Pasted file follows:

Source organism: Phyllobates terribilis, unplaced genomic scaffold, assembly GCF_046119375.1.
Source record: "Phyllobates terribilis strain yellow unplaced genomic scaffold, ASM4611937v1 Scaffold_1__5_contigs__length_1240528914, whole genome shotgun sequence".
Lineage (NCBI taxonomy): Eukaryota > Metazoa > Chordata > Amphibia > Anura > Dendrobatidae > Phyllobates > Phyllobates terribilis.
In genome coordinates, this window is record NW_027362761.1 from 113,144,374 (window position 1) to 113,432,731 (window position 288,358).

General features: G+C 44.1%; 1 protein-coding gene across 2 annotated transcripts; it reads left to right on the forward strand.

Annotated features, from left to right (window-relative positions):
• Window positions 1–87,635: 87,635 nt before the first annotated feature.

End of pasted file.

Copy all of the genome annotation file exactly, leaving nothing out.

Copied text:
Source organism: Phyllobates terribilis, unplaced genomic scaffold, assembly GCF_046119375.1.
Source record: "Phyllobates terribilis strain yellow unplaced genomic scaffold, ASM4611937v1 Scaffold_1__5_contigs__length_1240528914, whole genome shotgun sequence".
Lineage (NCBI taxonomy): Eukaryota > Metazoa > Chordata > Amphibia > Anura > Dendrobatidae > Phyllobates > Phyllobates terribilis.
In genome coordinates, this window is record NW_027362761.1 from 113,144,374 (window position 1) to 113,432,731 (window position 288,358).

General features: G+C 44.1%; 1 protein-coding gene across 2 annotated transcripts; it reads left to right on the forward strand.

Annotated features, from left to right (window-relative positions):
• Window positions 1–87,635: 87,635 nt before the first annotated feature.